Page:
Figure 2: USS Cacapon (AO-52) underway at sea, 14 January 1964. Official US Navy Photograph, from the collections of the Naval Historical Center. Click on photograph for larger image.
Figure 3: USS Cacapon (AO-52), right, rides high in the water while transferring her remaining fuel oil to USS Sacramento (AOE-1) off the coast of South Vietnam, 1 August 1966. Official US Navy Photograph. Click on photograph for larger image.
Figure 4: USS Cacapon (AO-52) at sea on 12 January 1972. Note the red "E" with a single hash mark on her smokestack. Official US Navy Photograph. Click on photograph for larger image.
Figure 5: USS Cacapon (AO-52) replenishing USS Hancock (CVA-19) from three refueling stations, circa 1972. Note the red "E" with one hash mark painted on Cacapon's smokestack. Official US Navy Photograph, from the collections of the Naval Historical Center. Click on photograph for larger image.
Figure 6: USS Cacapon (AO-52) underway, date and location unknown. Photograph courtesy of Robert Hurst. Click on photograph for larger image.
Named after a river in West Virginia, the 7,470-ton USS Cacapon was a Cimarron class oiler that was built by the Bethlehem-Sparrows Point Shipyard at Sparrows Point, Maryland, and was commissioned on 21 September 1943. The ship was approximately 553 feet long and 75 feet wide, had a top speed of 18 knots, and had a crew of 302 officers and men. Cacapon was originally armed with one 5-inch gun, four 3-inch guns, four twin 40-mm guns, and four twin 20-mm guns, although most of these weapons were removed later on in her career. Cacapon also had a cargo capacity of roughly 146,000 barrels of oil.
On her maiden voyage after being commissioned, Cacapon transported fuel from the West Indies to Hawaii. She then continued further into the Pacific to refuel ships that were part of the invasion force attacking the Gilbert Islands. For the rest of World War II in the Pacific, Cacapon provided vital fuel oil to warships that participated in a large number of military operations against Japan, including the American attacks on the Marshall Islands, Rabaul, the Admiralty Islands, Formosa, the Philippines, Iwo Jima, Okinawa, and the final naval bombardments on the Japanese home islands. During this period of time, Cacapon supplied oil to ships of the Third, Fifth, and Seventh Fleets.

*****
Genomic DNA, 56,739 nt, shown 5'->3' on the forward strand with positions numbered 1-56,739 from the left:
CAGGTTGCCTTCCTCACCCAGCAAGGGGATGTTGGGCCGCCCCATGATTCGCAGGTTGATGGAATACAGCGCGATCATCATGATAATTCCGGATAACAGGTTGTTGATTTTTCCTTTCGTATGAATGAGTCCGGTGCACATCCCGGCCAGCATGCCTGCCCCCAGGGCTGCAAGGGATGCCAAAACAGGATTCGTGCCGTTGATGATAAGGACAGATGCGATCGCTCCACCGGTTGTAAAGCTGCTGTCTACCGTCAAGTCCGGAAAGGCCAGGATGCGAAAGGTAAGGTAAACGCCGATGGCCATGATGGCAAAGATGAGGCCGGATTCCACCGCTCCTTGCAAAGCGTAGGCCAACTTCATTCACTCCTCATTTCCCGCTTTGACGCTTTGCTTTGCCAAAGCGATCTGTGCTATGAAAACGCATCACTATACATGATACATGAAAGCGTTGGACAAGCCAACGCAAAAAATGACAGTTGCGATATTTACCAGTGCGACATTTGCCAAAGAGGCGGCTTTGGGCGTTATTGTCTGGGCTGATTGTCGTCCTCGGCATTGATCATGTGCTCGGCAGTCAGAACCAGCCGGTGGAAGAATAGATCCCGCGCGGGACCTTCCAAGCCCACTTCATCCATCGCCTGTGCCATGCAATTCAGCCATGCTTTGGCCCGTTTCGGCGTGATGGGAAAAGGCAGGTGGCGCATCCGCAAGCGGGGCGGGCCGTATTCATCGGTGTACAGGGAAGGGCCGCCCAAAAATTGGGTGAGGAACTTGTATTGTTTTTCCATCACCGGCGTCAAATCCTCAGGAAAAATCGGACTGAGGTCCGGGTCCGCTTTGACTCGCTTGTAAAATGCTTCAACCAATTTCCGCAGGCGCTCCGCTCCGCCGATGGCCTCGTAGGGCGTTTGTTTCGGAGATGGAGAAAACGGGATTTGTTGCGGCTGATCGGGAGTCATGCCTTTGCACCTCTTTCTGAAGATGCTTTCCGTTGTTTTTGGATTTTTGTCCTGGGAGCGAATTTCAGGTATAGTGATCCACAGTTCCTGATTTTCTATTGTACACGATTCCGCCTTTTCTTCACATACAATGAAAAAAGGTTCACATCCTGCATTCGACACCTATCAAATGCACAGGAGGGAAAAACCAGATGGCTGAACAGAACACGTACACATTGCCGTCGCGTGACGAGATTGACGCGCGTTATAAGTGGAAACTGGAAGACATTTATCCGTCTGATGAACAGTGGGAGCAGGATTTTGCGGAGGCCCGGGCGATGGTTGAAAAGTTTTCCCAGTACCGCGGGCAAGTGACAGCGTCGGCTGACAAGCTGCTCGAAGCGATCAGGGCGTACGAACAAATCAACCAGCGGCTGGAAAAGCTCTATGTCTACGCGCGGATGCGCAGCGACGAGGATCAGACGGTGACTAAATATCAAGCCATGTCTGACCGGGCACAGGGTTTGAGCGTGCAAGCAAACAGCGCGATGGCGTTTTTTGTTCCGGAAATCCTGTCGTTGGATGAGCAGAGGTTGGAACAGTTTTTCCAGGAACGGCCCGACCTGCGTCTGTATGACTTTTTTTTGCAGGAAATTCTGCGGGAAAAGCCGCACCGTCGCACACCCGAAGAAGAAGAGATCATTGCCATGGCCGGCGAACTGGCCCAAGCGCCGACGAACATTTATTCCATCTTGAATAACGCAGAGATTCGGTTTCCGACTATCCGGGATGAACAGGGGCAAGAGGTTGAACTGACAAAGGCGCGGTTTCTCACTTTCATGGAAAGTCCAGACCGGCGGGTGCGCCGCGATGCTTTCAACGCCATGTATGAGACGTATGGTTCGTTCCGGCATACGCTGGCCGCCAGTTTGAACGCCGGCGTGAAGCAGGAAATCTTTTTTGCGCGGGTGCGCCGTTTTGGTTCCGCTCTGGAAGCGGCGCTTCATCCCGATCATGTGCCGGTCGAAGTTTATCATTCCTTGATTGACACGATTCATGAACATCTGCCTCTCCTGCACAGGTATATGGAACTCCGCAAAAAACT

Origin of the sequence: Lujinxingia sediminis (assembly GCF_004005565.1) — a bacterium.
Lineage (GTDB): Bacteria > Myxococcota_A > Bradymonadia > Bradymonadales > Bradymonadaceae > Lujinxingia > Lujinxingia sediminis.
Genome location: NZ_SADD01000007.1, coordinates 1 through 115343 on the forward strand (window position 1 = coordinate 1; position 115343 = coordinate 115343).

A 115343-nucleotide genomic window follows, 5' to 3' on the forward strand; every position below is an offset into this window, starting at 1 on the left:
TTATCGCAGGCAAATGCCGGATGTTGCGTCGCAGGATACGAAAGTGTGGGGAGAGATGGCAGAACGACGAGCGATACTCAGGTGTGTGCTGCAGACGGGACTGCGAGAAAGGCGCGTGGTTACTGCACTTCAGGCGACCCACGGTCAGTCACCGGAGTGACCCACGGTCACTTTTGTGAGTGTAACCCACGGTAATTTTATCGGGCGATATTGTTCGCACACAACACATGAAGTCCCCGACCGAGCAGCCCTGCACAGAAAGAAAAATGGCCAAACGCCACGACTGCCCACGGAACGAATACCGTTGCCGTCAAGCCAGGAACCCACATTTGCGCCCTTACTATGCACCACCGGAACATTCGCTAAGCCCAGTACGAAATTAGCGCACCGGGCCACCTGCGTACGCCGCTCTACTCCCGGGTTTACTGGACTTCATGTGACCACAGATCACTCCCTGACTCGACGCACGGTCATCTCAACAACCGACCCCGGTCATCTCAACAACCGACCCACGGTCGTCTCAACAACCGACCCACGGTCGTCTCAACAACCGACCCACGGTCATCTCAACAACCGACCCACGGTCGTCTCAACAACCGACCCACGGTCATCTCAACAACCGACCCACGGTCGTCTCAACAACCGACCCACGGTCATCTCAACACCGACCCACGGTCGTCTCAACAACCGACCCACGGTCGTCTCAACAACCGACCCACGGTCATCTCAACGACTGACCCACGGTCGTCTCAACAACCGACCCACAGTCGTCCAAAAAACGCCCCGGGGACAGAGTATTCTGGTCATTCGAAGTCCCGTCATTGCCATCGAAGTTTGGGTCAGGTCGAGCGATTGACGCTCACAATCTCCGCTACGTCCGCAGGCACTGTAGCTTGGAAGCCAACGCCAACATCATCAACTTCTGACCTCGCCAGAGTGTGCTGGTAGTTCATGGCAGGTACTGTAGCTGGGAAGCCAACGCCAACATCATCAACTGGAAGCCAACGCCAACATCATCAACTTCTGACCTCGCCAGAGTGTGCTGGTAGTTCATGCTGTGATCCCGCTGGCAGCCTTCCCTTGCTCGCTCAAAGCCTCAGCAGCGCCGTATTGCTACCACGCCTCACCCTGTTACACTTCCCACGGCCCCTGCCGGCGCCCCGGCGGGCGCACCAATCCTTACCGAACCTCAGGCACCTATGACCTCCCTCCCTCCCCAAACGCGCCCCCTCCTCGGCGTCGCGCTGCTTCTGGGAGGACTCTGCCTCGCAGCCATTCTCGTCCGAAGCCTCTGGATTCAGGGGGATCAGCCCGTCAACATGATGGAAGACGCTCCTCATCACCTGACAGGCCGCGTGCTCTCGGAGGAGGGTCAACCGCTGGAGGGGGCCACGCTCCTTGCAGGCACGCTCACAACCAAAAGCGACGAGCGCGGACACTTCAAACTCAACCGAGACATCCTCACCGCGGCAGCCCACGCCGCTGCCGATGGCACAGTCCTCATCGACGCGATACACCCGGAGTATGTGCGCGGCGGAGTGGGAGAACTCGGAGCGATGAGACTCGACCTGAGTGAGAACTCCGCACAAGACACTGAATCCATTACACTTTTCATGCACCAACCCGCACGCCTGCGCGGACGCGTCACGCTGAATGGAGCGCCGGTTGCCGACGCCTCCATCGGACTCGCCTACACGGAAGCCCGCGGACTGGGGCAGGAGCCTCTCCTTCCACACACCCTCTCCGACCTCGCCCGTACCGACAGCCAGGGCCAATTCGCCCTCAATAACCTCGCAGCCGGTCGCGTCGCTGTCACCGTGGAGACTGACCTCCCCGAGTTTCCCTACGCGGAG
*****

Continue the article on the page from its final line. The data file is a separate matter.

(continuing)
During the last months of 1945, Cacapon assisted with the post-war American occupation of Japan and parts of China. In 1946, the ship was assigned to transport oil from the Persian Gulf to the Pacific. However, an accidental grounding at the Shah Allum Shoal in the Persian Gulf sent her back to San Pedro, California, for repairs.
In 1947, Cacapon participated in Operation “Highjump,” which was a major naval operation designed to establish a research base in the Antarctic. The oiler continued providing fuel to ships of the Pacific Fleet for the rest of the decade. Cacapon made four deployments to Asian waters during the Korean War, which lasted from 1950 to 1953. While on her first deployment to Korea, the ship helped support the amphibious landing at Inchon on 15 September 1950, where she earned the Navy Unit Commendation for her high performance of duty.
For the next 20 years, Cacapon served in the Pacific. She frequently voyaged to the western Pacific to support the US Navy’s Seventh Fleet and the Taiwan Patrol Force. Cacapon also participated in combat operations during the Vietnam War from 1965 into the early 1970s.